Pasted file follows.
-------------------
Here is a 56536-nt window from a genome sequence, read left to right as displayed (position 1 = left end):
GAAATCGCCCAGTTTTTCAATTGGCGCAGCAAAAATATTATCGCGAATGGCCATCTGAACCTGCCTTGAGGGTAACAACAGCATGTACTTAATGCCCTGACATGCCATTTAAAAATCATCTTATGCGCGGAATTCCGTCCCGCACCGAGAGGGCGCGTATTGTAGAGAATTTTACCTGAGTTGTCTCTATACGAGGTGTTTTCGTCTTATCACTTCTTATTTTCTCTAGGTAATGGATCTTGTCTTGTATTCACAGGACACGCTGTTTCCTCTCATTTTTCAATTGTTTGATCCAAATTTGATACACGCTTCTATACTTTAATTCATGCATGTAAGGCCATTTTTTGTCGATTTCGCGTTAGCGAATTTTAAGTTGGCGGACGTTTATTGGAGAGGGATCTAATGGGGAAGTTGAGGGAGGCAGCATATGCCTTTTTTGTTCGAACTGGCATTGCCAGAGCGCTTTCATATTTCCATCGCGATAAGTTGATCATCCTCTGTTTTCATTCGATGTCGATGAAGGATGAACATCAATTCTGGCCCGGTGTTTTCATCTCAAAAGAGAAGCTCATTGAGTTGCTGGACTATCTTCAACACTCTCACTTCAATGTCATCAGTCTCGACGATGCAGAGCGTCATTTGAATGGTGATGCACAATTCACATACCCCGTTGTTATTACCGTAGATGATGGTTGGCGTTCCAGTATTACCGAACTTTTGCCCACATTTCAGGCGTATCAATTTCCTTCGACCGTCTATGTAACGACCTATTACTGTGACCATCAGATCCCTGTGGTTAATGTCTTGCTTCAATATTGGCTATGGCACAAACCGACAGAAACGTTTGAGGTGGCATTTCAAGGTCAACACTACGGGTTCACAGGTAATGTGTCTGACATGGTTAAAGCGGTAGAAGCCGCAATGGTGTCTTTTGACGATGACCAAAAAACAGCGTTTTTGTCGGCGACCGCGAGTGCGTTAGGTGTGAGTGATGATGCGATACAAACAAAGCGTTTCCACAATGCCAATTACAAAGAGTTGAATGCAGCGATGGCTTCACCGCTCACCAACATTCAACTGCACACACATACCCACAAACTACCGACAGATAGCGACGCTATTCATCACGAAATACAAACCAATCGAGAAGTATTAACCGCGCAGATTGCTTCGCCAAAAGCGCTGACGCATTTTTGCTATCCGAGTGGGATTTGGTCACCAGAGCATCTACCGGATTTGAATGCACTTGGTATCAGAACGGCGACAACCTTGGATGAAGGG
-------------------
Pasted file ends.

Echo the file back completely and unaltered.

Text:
Here is a 56536-nt window from a genome sequence, read left to right as displayed (position 1 = left end):
GAAATCGCCCAGTTTTTCAATTGGCGCAGCAAAAATATTATCGCGAATGGCCATCTGAACCTGCCTTGAGGGTAACAACAGCATGTACTTAATGCCCTGACATGCCATTTAAAAATCATCTTATGCGCGGAATTCCGTCCCGCACCGAGAGGGCGCGTATTGTAGAGAATTTTACCTGAGTTGTCTCTATACGAGGTGTTTTCGTCTTATCACTTCTTATTTTCTCTAGGTAATGGATCTTGTCTTGTATTCACAGGACACGCTGTTTCCTCTCATTTTTCAATTGTTTGATCCAAATTTGATACACGCTTCTATACTTTAATTCATGCATGTAAGGCCATTTTTTGTCGATTTCGCGTTAGCGAATTTTAAGTTGGCGGACGTTTATTGGAGAGGGATCTAATGGGGAAGTTGAGGGAGGCAGCATATGCCTTTTTTGTTCGAACTGGCATTGCCAGAGCGCTTTCATATTTCCATCGCGATAAGTTGATCATCCTCTGTTTTCATTCGATGTCGATGAAGGATGAACATCAATTCTGGCCCGGTGTTTTCATCTCAAAAGAGAAGCTCATTGAGTTGCTGGACTATCTTCAACACTCTCACTTCAATGTCATCAGTCTCGACGATGCAGAGCGTCATTTGAATGGTGATGCACAATTCACATACCCCGTTGTTATTACCGTAGATGATGGTTGGCGTTCCAGTATTACCGAACTTTTGCCCACATTTCAGGCGTATCAATTTCCTTCGACCGTCTATGTAACGACCTATTACTGTGACCATCAGATCCCTGTGGTTAATGTCTTGCTTCAATATTGGCTATGGCACAAACCGACAGAAACGTTTGAGGTGGCATTTCAAGGTCAACACTACGGGTTCACAGGTAATGTGTCTGACATGGTTAAAGCGGTAGAAGCCGCAATGGTGTCTTTTGACGATGACCAAAAAACAGCGTTTTTGTCGGCGACCGCGAGTGCGTTAGGTGTGAGTGATGATGCGATACAAACAAAGCGTTTCCACAATGCCAATTACAAAGAGTTGAATGCAGCGATGGCTTCACCGCTCACCAACATTCAACTGCACACACATACCCACAAACTACCGACAGATAGCGACGCTATTCATCACGAAATACAAACCAATCGAGAAGTATTAACCGCGCAGATTGCTTCGCCAAAAGCGCTGACGCATTTTTGCTATCCGAGTGGGATTTGGTCACCAGAGCATCTACCGGATTTGAATGCACTTGGTATCAGAACGGCGACAACCTTGGATGAAGGG